Saturday Links of the Week – June 9, 2007 – The ‘Danger, Will Robinson’ Edition

live ink sampleWhat’s Important This Week

This week much of the news is about dangers, to our health, our economy, our political and social systems, and our well-being. Not surprisingly, the mainstream media (other than the NYT) are silent on these things, because they get a bigger audience when they cover spoiled celebrities. So here are a dozen things to worry about (as if you needed more):

  • Diseases: An exhaustive new study by the European Community Disease Centre pinpoints five major disease threats to human health in affluent nations. In order they are (the following excerpts are verbatim from the report):
    • Healthcare-associated infections. The most important disease threat is posed by the micro-organisms that have become resistant to antibiotics. Infections with such bacteria are a huge and rapidly growing problem.
    • HIV infection. Still underreported and underfunded, some 30% of those infected do not know they have HIV.
    • Pneumococcal infections, vaccine-preventable, with high death rates especially in young children and the elderly.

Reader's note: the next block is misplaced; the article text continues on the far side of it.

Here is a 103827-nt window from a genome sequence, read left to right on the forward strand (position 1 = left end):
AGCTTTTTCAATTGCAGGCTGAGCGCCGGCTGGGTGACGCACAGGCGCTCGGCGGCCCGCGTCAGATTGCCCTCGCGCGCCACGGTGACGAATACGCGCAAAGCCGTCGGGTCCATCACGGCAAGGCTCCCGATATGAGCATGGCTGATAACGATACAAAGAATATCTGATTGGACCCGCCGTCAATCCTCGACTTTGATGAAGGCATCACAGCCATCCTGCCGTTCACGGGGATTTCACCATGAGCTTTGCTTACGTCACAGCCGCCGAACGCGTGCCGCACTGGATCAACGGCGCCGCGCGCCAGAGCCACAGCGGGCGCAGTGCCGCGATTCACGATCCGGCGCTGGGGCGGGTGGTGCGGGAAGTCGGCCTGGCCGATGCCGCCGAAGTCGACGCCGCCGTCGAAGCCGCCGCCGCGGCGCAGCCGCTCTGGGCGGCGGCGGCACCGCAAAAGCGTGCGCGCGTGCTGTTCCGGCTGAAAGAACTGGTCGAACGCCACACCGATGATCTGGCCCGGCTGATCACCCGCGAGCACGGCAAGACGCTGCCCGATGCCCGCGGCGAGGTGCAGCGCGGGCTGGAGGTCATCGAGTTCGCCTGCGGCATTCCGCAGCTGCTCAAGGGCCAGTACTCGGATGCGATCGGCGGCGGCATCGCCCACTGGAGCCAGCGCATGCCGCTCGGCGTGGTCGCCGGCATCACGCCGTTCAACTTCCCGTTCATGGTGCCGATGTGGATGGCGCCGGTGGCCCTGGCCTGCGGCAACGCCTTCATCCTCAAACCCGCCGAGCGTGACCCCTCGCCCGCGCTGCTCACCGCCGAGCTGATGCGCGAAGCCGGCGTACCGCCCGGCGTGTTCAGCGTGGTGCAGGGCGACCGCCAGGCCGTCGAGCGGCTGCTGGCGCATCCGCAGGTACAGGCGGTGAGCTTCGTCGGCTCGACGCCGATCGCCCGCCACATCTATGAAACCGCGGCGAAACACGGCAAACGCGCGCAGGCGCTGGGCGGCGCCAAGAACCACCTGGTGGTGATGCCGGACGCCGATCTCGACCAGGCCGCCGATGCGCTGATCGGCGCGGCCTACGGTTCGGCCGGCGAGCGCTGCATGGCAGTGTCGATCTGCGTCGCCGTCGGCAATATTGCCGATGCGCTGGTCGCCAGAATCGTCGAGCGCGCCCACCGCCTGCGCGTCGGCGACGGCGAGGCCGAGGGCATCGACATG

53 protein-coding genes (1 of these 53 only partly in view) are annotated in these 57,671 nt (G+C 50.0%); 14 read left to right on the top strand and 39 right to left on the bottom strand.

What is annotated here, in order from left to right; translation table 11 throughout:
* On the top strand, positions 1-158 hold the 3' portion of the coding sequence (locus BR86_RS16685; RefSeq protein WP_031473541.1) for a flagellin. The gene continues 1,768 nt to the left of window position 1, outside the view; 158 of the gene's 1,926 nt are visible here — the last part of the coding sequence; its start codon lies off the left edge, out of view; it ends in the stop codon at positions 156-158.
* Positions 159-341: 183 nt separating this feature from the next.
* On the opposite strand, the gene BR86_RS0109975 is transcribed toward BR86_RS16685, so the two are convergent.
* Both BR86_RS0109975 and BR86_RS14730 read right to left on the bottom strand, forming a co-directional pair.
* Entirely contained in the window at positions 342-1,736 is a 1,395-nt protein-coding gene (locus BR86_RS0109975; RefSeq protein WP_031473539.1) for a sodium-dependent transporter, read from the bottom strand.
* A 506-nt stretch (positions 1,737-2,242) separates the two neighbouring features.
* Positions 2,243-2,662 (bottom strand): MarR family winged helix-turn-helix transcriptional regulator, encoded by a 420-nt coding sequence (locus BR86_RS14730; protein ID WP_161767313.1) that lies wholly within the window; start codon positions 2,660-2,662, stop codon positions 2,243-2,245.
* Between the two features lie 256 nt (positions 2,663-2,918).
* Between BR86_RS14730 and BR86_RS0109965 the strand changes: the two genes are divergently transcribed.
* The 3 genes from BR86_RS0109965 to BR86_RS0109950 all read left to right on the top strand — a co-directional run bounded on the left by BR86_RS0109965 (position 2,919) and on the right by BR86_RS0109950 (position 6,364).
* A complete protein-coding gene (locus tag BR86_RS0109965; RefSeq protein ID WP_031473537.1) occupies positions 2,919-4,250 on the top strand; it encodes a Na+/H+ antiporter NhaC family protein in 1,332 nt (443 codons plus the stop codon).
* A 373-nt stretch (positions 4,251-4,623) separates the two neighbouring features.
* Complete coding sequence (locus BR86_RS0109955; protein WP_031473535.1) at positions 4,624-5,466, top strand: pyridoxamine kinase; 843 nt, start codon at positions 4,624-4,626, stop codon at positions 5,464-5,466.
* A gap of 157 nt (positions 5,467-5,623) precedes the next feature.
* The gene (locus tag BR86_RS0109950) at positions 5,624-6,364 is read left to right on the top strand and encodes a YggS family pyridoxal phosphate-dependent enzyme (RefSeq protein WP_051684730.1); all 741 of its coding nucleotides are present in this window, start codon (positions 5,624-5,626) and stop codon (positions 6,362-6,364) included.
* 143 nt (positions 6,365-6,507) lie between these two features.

• Influenza (pandemic potential as well as vaccine-preventable annual seasonal epidemics).
    • Tuberculosis continues to rise among vulnerable groups such as migrants and HIV-positive people. Cases of drug-resistant TB, which are very difficult or even impossible to treat, are increasing. (Thanks to my colleague Karen Hay for the link)
  • Collapse of the US Dollar: A new UN report says “In order for current world economic growth rates to continue, it is crucial to keep the United States dollar from falling rapidly while also avoiding a recession.” Thanks to Deconsumption Blog and Dale Asberry for the link.
  • Turkish Invasion of Kurdish Iraq: The Turkish government, worried about independence threats from its own Kurdish provinces, is threatening to invade Northern Iraq, home of the Kurdish state that is likely to result from the partitioning of Iraq once the civil war reaches full steam